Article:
Thursday, April 19
I woke up at 7:00 and started the day with a hot shower and breakfast. After last night’s meal I decided on a light meal: orange juice, cornflakes, toast, and a pot of tea.
At 8:30, yesterday’s photo done, I stood on the corner and Liisa appeared. We got the Luas in bright sunlight and walked down to ITT. The merger has caused the expected chaos and Tara has lost her office and now wanders between buildings. We learned yesterday that she will cross our paths this week and so we started today by meeting Mary who has agreed to act as a go between. She took the papers and I addressed an envelope so she can post them back to us if she cannot find Tara before we leave.
We switched into selling mode and visited Year 1, who had a class with Caroline. We spent a session with them explaining about Arcada, media culture, Helsinki, Finnish weather, and much more. Liisa showed them a presentation about a project KP students have started, and we held a Q&A session.
Deirdre had an all-day meeting about the forthcoming merger today and so we spent the afternoon with a group of students from Year 3, followed by a final round of planning with Sinead. She got to know the head of the Kone Foundation when she participated in a project in Åbo and so we talked about the possibility of devising a wild and dangerous project before summer and then applying for a Kone grant in September.
Before we left Mary told us that Tara had not appeared and that she would therefore post the forms. We left at 15:30 again. This time, though, we had not had lunch.
Before we left Mary told us that she had persuaded her daughter to put us on the family and friends list for the Guiness Storehouse, wrote this out on a hand-written note and explained in great detail how we should get there. We thanked her profusely, waved goodbye to everyone we could find and left.
We did indeed find the Guinness Storehouse and the hundreds of people leaping out of coaches and racing in. The place had seven floors and we walked through most of them as quickly as we could. The floor featuring the history of Guinness advertising proved interesting. We finally got to the gravity bar on the top, which offers a 360˚ view of Dublin and the surrounding countryside. Or it would do if the bar didn’t contain two hen parties, a large school outing, hundreds of foreign tourists, and a good number of Irish families in Dublin from the very countryside on view from the windows. Pointless music at high volume completed our despair and we ran down seven flights of metal stairs surrounded by screaming teenagers with rucksacks and headbands, whose cries reverberated in the rather odd and unsettling acoustics.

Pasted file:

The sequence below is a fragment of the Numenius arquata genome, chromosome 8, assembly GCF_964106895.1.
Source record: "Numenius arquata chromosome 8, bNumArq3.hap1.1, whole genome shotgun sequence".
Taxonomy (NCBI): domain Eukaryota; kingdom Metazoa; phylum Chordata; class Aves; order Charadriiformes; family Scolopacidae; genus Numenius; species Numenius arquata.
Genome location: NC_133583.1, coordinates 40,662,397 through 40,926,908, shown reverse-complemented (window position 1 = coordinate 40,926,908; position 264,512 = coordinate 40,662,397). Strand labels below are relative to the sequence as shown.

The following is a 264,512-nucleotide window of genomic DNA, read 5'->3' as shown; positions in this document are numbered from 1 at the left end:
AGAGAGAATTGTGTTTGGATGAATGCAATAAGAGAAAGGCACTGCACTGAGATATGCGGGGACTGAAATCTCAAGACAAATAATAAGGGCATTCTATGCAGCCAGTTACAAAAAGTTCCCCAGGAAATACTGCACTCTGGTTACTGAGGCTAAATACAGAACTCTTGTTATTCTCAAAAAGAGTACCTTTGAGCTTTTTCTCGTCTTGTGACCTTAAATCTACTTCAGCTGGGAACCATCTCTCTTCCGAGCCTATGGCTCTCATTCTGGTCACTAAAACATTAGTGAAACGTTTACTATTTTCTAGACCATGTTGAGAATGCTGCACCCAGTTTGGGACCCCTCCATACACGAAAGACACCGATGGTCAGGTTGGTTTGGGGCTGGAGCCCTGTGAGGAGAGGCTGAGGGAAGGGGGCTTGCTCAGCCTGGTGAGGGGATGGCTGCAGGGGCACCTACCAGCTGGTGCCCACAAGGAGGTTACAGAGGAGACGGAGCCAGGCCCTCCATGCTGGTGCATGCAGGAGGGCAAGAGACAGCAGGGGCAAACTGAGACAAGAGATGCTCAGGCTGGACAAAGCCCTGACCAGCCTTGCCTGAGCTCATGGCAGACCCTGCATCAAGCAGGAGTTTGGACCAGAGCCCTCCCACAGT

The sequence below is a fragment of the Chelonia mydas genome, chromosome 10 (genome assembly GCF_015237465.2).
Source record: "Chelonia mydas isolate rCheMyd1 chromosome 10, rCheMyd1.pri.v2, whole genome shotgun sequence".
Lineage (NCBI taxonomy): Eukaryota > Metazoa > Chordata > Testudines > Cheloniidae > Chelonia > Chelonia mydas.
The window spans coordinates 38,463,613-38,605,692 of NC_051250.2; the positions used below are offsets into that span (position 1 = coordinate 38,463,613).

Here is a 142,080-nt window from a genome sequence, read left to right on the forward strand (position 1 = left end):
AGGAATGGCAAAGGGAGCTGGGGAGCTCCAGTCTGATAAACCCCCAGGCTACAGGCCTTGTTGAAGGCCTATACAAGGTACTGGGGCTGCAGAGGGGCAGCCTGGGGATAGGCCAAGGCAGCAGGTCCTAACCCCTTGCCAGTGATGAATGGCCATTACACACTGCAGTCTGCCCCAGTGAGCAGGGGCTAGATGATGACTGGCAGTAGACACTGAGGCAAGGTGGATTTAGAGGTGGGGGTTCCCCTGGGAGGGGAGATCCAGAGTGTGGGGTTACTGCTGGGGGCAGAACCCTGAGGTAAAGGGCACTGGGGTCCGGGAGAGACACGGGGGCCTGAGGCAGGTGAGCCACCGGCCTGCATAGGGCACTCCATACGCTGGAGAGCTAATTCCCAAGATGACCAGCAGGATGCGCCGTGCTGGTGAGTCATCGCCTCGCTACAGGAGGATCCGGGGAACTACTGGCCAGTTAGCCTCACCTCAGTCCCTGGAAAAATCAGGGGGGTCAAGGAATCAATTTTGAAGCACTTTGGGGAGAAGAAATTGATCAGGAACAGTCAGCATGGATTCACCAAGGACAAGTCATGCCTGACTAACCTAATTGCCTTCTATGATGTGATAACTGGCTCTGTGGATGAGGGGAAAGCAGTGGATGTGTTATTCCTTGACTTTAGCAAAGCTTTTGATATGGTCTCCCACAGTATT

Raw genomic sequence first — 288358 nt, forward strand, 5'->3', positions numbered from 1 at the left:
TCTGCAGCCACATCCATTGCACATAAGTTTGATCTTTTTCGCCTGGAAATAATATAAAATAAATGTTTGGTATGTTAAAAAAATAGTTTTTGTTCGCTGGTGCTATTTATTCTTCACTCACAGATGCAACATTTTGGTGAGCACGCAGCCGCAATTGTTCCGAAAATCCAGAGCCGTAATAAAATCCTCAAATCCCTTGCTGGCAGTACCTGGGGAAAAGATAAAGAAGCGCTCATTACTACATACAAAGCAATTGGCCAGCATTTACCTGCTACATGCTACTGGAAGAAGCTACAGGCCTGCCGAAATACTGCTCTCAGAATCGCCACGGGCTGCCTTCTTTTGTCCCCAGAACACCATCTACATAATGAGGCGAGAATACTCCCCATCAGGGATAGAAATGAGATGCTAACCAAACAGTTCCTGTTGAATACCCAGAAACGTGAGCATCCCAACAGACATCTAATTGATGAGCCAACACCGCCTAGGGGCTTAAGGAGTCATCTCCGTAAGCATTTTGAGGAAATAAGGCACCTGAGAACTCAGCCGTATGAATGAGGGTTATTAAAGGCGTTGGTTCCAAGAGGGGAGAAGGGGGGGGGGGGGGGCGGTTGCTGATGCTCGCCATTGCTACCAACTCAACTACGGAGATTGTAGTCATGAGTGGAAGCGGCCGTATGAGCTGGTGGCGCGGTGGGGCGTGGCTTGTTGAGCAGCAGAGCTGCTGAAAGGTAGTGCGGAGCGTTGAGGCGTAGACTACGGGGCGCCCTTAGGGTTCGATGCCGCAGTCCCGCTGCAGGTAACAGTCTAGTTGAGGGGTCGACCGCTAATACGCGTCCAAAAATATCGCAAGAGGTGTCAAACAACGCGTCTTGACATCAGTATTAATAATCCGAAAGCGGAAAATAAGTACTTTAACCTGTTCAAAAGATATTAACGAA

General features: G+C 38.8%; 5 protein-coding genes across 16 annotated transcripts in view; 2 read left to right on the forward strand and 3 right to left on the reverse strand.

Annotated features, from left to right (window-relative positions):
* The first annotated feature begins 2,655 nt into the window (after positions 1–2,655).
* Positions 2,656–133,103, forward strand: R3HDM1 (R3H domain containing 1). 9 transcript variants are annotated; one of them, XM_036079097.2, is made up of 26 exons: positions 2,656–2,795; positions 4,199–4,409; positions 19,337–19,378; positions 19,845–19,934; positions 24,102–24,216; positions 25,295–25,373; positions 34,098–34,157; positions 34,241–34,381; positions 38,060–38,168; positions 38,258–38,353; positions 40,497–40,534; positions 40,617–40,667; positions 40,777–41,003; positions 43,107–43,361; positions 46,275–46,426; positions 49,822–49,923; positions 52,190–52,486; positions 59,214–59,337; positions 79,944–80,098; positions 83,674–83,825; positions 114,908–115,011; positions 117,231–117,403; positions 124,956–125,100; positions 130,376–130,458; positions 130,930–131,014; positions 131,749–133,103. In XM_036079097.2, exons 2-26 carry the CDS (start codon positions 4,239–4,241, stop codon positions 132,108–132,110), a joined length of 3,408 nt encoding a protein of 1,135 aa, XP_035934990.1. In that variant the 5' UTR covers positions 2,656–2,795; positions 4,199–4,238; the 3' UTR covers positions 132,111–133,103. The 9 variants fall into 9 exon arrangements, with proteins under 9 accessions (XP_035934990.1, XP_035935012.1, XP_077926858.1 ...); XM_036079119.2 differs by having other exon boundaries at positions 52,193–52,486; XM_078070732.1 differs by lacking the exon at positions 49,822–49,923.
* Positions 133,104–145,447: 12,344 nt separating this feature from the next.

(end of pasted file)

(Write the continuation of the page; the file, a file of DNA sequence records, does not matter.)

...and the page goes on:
We walked back the way we had come and then turned right to catch the Luas from Heuston Station. We experienced the Luas at the height of the Dublin rush hour. We stood.
When we get to our stop we both notice how hungry we feel. Liisa also has very sore legs from the walking we did yesterday. I point out Ryans which sits about ten metres from the tram stop directly back to the hotel. I know from previous visits that it has more Irish customers than tourists, and that it doesn’t have piped music. It also has free wifi which suits me because the wifi at my bed & breakfast does not work at all.
I have a Guinness and bangers and mash. Liisa has fish and chips. She cannot stop laughing at my meal when it arrives because it has no colour at all: just brown. It tastes delicious.
Half of Liisa’s cod remains raw. I point this out and, after a delay and a lot of apologies, she gets a new, properly cooked portion. We also get complimentary toffee puddings; also all brown, but absolutely delicious.
We will leave for our respective rooms and by 20:00 I will have washed and brushed my teeth, and sit happily whatsapping Irma and writing my notes up on the bed.
Early to bed, I will fall deep asleep sometime around 21:30.